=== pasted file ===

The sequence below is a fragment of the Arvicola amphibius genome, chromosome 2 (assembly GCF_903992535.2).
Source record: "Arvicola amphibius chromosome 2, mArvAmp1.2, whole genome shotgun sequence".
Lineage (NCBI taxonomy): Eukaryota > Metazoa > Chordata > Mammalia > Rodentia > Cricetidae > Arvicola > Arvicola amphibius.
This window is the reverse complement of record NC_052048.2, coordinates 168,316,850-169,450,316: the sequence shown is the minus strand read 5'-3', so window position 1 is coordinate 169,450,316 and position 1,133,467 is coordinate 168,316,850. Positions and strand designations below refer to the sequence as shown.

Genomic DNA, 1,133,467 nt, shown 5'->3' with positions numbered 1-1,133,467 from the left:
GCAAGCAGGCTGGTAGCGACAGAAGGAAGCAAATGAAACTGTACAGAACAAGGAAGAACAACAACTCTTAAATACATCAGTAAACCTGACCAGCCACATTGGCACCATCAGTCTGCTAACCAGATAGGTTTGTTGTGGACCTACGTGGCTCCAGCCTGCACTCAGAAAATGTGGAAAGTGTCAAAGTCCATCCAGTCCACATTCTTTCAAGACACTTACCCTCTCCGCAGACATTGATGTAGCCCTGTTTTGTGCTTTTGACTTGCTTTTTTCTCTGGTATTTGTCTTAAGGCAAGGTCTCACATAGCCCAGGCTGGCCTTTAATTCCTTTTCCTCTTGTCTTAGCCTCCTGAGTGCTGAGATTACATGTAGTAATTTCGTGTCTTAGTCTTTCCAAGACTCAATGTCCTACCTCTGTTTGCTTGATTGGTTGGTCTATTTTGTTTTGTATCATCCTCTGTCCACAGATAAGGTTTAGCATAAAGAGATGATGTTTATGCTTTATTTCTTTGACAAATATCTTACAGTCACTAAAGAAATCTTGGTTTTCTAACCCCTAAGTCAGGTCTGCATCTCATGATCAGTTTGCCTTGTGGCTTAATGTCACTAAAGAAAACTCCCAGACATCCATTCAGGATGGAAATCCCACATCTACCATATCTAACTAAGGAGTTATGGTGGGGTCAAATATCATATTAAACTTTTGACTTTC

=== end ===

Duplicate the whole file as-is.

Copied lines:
The sequence below is a fragment of the Arvicola amphibius genome, chromosome 2 (assembly GCF_903992535.2).
Source record: "Arvicola amphibius chromosome 2, mArvAmp1.2, whole genome shotgun sequence".
Lineage (NCBI taxonomy): Eukaryota > Metazoa > Chordata > Mammalia > Rodentia > Cricetidae > Arvicola > Arvicola amphibius.
This window is the reverse complement of record NC_052048.2, coordinates 168,316,850-169,450,316: the sequence shown is the minus strand read 5'-3', so window position 1 is coordinate 169,450,316 and position 1,133,467 is coordinate 168,316,850. Positions and strand designations below refer to the sequence as shown.

Genomic DNA, 1,133,467 nt, shown 5'->3' with positions numbered 1-1,133,467 from the left:
GCAAGCAGGCTGGTAGCGACAGAAGGAAGCAAATGAAACTGTACAGAACAAGGAAGAACAACAACTCTTAAATACATCAGTAAACCTGACCAGCCACATTGGCACCATCAGTCTGCTAACCAGATAGGTTTGTTGTGGACCTACGTGGCTCCAGCCTGCACTCAGAAAATGTGGAAAGTGTCAAAGTCCATCCAGTCCACATTCTTTCAAGACACTTACCCTCTCCGCAGACATTGATGTAGCCCTGTTTTGTGCTTTTGACTTGCTTTTTTCTCTGGTATTTGTCTTAAGGCAAGGTCTCACATAGCCCAGGCTGGCCTTTAATTCCTTTTCCTCTTGTCTTAGCCTCCTGAGTGCTGAGATTACATGTAGTAATTTCGTGTCTTAGTCTTTCCAAGACTCAATGTCCTACCTCTGTTTGCTTGATTGGTTGGTCTATTTTGTTTTGTATCATCCTCTGTCCACAGATAAGGTTTAGCATAAAGAGATGATGTTTATGCTTTATTTCTTTGACAAATATCTTACAGTCACTAAAGAAATCTTGGTTTTCTAACCCCTAAGTCAGGTCTGCATCTCATGATCAGTTTGCCTTGTGGCTTAATGTCACTAAAGAAAACTCCCAGACATCCATTCAGGATGGAAATCCCACATCTACCATATCTAACTAAGGAGTTATGGTGGGGTCAAATATCATATTAAACTTTTGACTTTC